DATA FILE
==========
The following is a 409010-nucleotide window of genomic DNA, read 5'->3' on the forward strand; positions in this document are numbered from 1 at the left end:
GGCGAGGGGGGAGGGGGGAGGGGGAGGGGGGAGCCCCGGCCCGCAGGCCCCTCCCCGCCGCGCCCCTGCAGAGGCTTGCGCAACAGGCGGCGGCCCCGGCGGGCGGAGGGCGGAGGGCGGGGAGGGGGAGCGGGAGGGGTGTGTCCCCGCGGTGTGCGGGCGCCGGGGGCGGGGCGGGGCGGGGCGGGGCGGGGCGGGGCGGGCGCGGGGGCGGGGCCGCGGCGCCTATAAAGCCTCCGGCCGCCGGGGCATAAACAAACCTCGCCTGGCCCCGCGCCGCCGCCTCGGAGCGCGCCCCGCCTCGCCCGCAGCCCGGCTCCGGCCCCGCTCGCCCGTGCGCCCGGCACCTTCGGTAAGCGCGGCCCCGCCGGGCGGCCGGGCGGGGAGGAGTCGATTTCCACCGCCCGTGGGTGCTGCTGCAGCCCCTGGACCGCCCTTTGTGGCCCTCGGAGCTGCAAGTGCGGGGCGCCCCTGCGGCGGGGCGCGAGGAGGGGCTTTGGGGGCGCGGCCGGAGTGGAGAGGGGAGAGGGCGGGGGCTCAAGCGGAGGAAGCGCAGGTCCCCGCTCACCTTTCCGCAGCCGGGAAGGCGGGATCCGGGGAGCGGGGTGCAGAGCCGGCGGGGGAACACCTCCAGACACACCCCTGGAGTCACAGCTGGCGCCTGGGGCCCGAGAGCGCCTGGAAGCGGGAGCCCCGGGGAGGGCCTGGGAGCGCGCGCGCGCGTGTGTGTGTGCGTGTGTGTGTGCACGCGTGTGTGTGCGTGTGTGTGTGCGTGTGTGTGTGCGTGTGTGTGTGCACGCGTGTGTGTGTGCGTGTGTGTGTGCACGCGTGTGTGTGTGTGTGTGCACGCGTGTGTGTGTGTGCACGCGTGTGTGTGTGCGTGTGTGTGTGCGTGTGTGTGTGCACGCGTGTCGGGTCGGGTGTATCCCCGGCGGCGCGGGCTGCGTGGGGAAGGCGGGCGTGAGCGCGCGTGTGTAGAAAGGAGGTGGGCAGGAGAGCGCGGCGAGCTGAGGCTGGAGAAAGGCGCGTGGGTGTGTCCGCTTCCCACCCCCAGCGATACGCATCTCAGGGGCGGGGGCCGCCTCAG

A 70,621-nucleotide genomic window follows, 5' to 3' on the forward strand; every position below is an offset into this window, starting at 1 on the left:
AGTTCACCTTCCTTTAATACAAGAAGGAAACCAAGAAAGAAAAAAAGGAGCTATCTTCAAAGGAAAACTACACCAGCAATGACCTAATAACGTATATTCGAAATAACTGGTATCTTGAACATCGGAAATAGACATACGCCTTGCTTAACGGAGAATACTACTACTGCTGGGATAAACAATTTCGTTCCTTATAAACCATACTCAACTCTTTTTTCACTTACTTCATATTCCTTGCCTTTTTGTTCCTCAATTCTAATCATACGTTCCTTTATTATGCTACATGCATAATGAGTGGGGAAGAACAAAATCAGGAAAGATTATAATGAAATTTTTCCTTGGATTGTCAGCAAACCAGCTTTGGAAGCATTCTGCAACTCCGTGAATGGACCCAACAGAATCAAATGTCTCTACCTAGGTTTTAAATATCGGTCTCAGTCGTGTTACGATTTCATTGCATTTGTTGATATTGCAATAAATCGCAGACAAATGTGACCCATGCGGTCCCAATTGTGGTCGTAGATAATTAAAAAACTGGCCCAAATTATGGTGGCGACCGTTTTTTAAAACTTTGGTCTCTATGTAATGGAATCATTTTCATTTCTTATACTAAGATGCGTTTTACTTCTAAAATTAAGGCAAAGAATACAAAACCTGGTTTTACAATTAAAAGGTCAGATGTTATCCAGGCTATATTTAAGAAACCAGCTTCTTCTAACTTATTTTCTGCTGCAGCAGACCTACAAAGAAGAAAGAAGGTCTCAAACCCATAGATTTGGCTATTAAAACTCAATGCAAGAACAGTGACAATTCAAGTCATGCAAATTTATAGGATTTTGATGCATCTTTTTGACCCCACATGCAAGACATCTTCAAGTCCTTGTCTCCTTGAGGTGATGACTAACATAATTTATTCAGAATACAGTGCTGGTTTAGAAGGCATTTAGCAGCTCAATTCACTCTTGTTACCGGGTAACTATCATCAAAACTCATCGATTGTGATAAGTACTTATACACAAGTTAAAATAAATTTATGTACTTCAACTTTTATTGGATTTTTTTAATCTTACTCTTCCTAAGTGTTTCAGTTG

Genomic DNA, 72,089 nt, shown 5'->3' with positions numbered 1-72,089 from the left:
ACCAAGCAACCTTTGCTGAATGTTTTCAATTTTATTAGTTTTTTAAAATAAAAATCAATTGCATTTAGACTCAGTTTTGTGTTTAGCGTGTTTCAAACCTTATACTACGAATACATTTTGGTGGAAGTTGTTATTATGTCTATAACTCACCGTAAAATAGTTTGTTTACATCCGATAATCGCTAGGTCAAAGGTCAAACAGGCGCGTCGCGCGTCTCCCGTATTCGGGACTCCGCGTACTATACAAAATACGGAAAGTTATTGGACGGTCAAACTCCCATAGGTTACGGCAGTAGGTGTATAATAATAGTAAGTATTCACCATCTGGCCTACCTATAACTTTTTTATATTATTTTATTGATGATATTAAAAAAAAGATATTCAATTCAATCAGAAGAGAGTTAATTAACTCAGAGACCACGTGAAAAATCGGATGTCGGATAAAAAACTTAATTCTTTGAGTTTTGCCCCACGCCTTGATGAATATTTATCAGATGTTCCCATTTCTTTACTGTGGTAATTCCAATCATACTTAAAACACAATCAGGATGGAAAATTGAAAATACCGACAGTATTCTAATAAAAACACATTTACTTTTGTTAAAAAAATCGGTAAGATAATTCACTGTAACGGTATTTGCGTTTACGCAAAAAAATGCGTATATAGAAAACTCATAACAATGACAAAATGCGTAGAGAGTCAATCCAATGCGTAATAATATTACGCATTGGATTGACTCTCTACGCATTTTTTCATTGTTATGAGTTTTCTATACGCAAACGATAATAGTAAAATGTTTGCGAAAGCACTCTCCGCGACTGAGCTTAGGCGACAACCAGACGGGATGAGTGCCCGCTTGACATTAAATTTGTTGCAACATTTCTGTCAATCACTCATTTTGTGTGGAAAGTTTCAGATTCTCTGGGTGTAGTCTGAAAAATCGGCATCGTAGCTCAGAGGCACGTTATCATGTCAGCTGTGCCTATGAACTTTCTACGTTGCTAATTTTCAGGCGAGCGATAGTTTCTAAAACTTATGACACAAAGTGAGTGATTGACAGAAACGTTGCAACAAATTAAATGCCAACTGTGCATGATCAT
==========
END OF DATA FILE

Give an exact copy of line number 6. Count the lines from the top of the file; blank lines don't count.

ACCAAGCAACCTTTGCTGAATGTTTTCAATTTTATTAGTTTTTTAAAATAAAAATCAATTGCATTTAGACTCAGTTTTGTGTTTAGCGTGTTTCAAACCTTATACTACGAATACATTTTGGTGGAAGTTGTTATTATGTCTATAACTCACCGTAAAATAGTTTGTTTACATCCGATAATCGCTAGGTCAAAGGTCAAACAGGCGCGTCGCGCGTCTCCCGTATTCGGGACTCCGCGTACTATACAAAATACGGAAAGTTATTGGACGGTCAAACTCCCATAGGTTACGGCAGTAGGTGTATAATAATAGTAAGTATTCACCATCTGGCCTACCTATAACTTTTTTATATTATTTTATTGATGATATTAAAAAAAAGATATTCAATTCAATCAGAAGAGAGTTAATTAACTCAGAGACCACGTGAAAAATCGGATGTCGGATAAAAAACTTAATTCTTTGAGTTTTGCCCCACGCCTTGATGAATATTTATCAGATGTTCCCATTTCTTTACTGTGGTAATTCCAATCATACTTAAAACACAATCAGGATGGAAAATTGAAAATACCGACAGTATTCTAATAAAAACACATTTACTTTTGTTAAAAAAATCGGTAAGATAATTCACTGTAACGGTATTTGCGTTTACGCAAAAAAATGCGTATATAGAAAACTCATAACAATGACAAAATGCGTAGAGAGTCAATCCAATGCGTAATAATATTACGCATTGGATTGACTCTCTACGCATTTTTTCATTGTTATGAGTTTTCTATACGCAAACGATAATAGTAAAATGTTTGCGAAAGCACTCTCCGCGACTGAGCTTAGGCGACAACCAGACGGGATGAGTGCCCGCTTGACATTAAATTTGTTGCAACATTTCTGTCAATCACTCATTTTGTGTGGAAAGTTTCAGATTCTCTGGGTGTAGTCTGAAAAATCGGCATCGTAGCTCAGAGGCACGTTATCATGTCAGCTGTGCCTATGAACTTTCTACGTTGCTAATTTTCAGGCGAGCGATAGTTTCTAAAACTTATGACACAAAGTGAGTGATTGACAGAAACGTTGCAACAAATTAAATGCCAACTGTGCATGATCAT